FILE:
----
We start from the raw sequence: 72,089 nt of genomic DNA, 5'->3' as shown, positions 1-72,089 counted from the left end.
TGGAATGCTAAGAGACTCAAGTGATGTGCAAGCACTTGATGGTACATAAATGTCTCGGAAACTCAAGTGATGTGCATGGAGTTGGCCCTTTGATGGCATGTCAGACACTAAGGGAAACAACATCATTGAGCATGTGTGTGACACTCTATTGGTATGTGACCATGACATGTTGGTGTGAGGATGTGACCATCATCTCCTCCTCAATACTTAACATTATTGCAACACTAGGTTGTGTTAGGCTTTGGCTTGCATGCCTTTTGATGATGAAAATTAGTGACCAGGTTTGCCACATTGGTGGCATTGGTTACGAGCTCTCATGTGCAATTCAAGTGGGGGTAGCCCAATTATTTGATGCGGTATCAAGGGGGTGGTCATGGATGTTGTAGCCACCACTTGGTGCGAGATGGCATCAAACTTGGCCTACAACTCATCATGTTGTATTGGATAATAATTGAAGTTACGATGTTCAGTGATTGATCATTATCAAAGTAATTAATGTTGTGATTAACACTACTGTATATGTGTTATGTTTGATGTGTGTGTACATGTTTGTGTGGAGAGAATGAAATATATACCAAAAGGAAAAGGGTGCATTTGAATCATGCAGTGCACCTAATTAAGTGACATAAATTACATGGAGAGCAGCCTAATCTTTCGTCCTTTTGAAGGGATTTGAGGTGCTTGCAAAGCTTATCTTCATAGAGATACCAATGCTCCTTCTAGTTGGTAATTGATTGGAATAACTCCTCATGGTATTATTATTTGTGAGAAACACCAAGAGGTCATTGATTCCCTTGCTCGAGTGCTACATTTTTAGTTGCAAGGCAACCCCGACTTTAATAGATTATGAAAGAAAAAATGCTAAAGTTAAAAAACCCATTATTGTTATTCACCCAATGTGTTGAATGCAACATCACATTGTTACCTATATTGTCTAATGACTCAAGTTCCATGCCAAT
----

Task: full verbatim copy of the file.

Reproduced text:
We start from the raw sequence: 72,089 nt of genomic DNA, 5'->3' as shown, positions 1-72,089 counted from the left end.
TGGAATGCTAAGAGACTCAAGTGATGTGCAAGCACTTGATGGTACATAAATGTCTCGGAAACTCAAGTGATGTGCATGGAGTTGGCCCTTTGATGGCATGTCAGACACTAAGGGAAACAACATCATTGAGCATGTGTGTGACACTCTATTGGTATGTGACCATGACATGTTGGTGTGAGGATGTGACCATCATCTCCTCCTCAATACTTAACATTATTGCAACACTAGGTTGTGTTAGGCTTTGGCTTGCATGCCTTTTGATGATGAAAATTAGTGACCAGGTTTGCCACATTGGTGGCATTGGTTACGAGCTCTCATGTGCAATTCAAGTGGGGGTAGCCCAATTATTTGATGCGGTATCAAGGGGGTGGTCATGGATGTTGTAGCCACCACTTGGTGCGAGATGGCATCAAACTTGGCCTACAACTCATCATGTTGTATTGGATAATAATTGAAGTTACGATGTTCAGTGATTGATCATTATCAAAGTAATTAATGTTGTGATTAACACTACTGTATATGTGTTATGTTTGATGTGTGTGTACATGTTTGTGTGGAGAGAATGAAATATATACCAAAAGGAAAAGGGTGCATTTGAATCATGCAGTGCACCTAATTAAGTGACATAAATTACATGGAGAGCAGCCTAATCTTTCGTCCTTTTGAAGGGATTTGAGGTGCTTGCAAAGCTTATCTTCATAGAGATACCAATGCTCCTTCTAGTTGGTAATTGATTGGAATAACTCCTCATGGTATTATTATTTGTGAGAAACACCAAGAGGTCATTGATTCCCTTGCTCGAGTGCTACATTTTTAGTTGCAAGGCAACCCCGACTTTAATAGATTATGAAAGAAAAAATGCTAAAGTTAAAAAACCCATTATTGTTATTCACCCAATGTGTTGAATGCAACATCACATTGTTACCTATATTGTCTAATGACTCAAGTTCCATGCCAAT